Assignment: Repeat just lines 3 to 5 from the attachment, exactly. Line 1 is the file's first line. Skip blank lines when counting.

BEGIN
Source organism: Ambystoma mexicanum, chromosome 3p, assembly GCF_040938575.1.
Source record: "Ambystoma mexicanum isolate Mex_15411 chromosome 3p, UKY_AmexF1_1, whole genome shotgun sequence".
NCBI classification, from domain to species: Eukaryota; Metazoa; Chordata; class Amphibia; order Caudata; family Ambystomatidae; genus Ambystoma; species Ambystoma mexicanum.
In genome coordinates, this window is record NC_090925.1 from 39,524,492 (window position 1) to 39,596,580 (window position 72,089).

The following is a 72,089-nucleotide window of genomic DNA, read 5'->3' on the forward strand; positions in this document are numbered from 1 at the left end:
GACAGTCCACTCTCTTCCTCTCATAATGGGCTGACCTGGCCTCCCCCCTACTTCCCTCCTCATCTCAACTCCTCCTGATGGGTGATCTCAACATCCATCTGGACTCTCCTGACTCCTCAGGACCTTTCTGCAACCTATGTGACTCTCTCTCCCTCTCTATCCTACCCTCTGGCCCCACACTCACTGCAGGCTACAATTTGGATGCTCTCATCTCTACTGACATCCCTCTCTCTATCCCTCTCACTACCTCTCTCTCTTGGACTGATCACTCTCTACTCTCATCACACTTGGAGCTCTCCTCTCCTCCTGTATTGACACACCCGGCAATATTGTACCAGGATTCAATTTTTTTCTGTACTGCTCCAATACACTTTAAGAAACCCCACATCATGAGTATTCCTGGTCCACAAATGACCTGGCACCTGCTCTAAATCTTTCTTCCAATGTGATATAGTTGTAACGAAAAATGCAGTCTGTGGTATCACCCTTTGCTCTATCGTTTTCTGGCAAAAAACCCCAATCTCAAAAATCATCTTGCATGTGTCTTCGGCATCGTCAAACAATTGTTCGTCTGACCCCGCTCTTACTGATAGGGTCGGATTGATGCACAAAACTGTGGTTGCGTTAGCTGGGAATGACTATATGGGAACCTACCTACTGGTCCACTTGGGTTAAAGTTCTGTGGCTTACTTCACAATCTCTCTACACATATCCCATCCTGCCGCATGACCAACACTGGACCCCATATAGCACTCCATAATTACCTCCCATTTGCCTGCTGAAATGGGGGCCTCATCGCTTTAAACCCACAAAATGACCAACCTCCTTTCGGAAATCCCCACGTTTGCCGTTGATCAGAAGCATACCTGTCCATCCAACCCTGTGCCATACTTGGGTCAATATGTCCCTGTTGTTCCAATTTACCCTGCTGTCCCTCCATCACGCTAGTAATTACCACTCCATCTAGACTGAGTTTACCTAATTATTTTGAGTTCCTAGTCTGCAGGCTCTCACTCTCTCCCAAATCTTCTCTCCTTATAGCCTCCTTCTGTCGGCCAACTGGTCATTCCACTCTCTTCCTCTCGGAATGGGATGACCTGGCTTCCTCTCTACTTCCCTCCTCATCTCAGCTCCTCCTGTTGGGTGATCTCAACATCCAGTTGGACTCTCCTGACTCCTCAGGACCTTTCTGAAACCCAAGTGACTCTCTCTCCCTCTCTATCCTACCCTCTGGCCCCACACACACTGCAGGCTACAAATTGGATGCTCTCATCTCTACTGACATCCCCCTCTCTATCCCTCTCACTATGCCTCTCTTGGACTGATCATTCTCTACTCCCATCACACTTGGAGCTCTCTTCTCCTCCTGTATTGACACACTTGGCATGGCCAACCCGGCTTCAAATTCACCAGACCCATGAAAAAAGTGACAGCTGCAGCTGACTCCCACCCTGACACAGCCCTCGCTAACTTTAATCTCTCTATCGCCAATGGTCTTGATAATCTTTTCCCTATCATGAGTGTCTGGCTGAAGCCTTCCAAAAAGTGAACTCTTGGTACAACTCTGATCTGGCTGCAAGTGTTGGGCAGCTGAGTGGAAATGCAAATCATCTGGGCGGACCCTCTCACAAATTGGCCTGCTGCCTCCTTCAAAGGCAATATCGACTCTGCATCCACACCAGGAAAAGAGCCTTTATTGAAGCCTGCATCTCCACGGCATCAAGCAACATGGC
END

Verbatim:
NCBI classification, from domain to species: Eukaryota; Metazoa; Chordata; class Amphibia; order Caudata; family Ambystomatidae; genus Ambystoma; species Ambystoma mexicanum.
In genome coordinates, this window is record NC_090925.1 from 39,524,492 (window position 1) to 39,596,580 (window position 72,089).

The following is a 72,089-nucleotide window of genomic DNA, read 5'->3' on the forward strand; positions in this document are numbered from 1 at the left end: